129 * the difference between adding and subtracting.
130 *
131 * A 32-bit CRC polynomial is actually 33 bits long. But since it's
132 * 33 bits long, bit 32 is always going to be set, so usually the CRC
133 * is written in hex with the most significant bit omitted. (If you're
134 * familiar with the IEEE 754 floating-point format, it's the same idea.)
135 *
136 * Note that a CRC is computed over a string of *bits*, so you have
137 * to decide on the endianness of the bits within each byte. To get
138 * the best error-detecting properties, this should correspond to the
139 * order they're actually sent. For example, standard RS-232 serial is
140 * little-endian; the most significant bit (sometimes used for parity)
141 * is sent last. And when appending a CRC word to a message, you should
142 * do it in the right order, matching the endianness.
143 *
144 * Just like with ordinary division, the remainder is always smaller than
145 * the divisor (the CRC polynomial) you're dividing by. Each step of the
146 * division, you take one more digit (bit) of the dividend and append it
147 * to the current remainder. Then you figure out the appropriate multiple
148 * of the divisor to subtract to being the remainder back into range.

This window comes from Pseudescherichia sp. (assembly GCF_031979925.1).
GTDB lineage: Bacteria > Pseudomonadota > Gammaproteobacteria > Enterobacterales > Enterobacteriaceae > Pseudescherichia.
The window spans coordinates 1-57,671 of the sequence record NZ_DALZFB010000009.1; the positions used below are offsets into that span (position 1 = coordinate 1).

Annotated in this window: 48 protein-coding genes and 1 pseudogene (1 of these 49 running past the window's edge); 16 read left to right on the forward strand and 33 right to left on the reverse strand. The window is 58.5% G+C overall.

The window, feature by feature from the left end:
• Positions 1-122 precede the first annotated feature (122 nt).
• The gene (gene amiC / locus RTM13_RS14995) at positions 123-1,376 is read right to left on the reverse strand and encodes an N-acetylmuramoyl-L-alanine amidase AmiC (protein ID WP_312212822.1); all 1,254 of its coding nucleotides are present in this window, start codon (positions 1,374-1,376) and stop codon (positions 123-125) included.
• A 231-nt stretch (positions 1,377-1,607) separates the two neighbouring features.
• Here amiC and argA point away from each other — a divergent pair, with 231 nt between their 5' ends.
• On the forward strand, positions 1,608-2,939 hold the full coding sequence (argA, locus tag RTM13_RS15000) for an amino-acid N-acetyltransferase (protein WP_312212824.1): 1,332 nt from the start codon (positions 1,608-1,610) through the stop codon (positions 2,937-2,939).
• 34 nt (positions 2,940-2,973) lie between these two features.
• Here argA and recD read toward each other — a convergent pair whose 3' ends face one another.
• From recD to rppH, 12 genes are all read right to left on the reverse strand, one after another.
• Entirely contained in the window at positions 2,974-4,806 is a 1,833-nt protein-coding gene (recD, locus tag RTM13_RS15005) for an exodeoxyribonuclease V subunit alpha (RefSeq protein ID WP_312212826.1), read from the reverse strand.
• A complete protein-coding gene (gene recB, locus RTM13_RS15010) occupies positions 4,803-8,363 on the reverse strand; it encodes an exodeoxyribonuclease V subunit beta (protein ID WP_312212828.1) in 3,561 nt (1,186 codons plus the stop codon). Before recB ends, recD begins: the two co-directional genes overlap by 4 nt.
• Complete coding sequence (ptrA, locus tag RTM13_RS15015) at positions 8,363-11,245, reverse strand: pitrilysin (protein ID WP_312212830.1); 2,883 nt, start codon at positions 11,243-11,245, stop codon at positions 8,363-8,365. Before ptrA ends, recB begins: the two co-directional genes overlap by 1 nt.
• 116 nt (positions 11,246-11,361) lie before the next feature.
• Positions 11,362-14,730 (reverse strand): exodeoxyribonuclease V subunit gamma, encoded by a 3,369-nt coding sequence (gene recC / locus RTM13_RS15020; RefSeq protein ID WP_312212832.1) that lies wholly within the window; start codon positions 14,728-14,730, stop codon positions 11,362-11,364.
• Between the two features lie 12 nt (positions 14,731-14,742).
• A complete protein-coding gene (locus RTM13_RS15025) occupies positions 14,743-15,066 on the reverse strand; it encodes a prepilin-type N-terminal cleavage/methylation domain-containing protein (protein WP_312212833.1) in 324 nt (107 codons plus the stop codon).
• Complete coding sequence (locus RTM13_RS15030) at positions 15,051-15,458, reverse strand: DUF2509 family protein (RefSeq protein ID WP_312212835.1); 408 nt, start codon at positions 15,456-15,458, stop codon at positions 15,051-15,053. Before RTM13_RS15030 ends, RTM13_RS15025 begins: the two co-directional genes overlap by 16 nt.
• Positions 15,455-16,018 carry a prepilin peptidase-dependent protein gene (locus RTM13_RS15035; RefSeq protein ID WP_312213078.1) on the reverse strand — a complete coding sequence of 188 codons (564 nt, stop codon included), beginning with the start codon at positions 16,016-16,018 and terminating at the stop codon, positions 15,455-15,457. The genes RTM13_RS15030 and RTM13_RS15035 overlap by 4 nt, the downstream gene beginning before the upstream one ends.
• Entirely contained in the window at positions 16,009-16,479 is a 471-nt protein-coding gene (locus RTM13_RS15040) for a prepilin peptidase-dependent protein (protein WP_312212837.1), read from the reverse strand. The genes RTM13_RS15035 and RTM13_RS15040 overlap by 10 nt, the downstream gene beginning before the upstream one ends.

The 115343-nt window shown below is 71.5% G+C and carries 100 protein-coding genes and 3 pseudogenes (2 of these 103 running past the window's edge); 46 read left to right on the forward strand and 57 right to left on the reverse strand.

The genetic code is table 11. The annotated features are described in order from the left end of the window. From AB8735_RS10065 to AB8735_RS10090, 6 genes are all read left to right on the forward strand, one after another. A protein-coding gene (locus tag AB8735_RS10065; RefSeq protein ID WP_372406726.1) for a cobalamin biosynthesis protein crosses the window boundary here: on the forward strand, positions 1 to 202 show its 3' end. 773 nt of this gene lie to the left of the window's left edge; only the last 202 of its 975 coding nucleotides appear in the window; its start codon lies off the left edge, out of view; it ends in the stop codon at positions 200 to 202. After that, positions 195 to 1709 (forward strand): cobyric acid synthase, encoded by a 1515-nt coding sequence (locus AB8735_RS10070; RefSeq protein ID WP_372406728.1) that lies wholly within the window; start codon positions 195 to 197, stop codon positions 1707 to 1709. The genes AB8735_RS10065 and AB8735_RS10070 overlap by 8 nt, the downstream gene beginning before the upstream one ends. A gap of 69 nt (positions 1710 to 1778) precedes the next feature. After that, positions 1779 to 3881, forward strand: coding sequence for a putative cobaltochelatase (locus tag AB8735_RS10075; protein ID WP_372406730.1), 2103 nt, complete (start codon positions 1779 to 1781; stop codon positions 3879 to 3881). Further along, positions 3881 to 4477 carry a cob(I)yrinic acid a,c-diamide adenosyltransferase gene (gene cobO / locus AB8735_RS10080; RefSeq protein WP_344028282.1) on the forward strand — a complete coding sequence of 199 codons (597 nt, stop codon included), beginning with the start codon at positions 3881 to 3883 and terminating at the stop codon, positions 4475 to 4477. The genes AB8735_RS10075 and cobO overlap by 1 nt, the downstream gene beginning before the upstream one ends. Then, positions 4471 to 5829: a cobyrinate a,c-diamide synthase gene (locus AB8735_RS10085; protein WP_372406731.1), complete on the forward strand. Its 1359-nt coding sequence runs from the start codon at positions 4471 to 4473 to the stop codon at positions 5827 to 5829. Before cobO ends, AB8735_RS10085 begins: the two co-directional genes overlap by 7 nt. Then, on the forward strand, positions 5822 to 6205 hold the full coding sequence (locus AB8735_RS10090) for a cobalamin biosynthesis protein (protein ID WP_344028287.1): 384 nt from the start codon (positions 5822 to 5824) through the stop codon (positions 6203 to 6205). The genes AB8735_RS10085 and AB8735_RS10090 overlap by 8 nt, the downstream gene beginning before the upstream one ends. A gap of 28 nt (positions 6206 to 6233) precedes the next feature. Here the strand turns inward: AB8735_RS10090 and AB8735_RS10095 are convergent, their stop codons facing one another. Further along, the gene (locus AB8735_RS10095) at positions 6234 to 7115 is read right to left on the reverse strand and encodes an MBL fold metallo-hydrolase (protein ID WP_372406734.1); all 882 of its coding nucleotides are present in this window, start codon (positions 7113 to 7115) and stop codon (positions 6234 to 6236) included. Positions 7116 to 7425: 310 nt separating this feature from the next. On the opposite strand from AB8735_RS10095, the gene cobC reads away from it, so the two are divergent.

149 * In binary, it's easy - it has to be either 0 or 1, and to make the
150 * XOR cancel, it's just a copy of bit 32 of the remainder.
151 *
152 * When computing a CRC, we don't care about the quotient, so we can
153 * throw the quotient bit away, but subtract the appropriate multiple of
154 * the polynomial from the remainder and we're back to where we started,
155 * ready to process the next bit.
156 *
157 * A big-endian CRC written this way would be coded like:
158 * for (i = 0; i < input_bits; i++) {
159 * multiple = remainder & 0x80000000 ? CRCPOLY : 0;
160 * remainder = (remainder << 1 | next_input_bit()) ^ multiple;
161 * }
162 * Notice how, to get at bit 32 of the shifted remainder, we look
163 * at bit 31 of the remainder *before* shifting it.
164 *
165 * But also notice how the next_input_bit() bits we're shifting into
166 * the remainder don't actually affect any decision-making until
167 * 32 bits later. Thus, the first 32 cycles of this are pretty boring.
168 * Also, to add the CRC to a message, we need a 32-bit-long hole for it at
169 * the end, so we have to add 32 extra cycles shifting in zeros at the
170 * end of every message,
171 *
172 * So the standard trick is to rearrage merging in the next_input_bit()
173 * until the moment it's needed. Then the first 32 cycles can be precomputed,
174 * and merging in the final 32 zero bits to make room for the CRC can be
175 * skipped entirely.
176 * This changes the code to:
177 * for (i = 0; i < input_bits; i++) {
178 * remainder ^= next_input_bit() << 31;
179 * multiple = (remainder & 0x80000000) ? CRCPOLY : 0;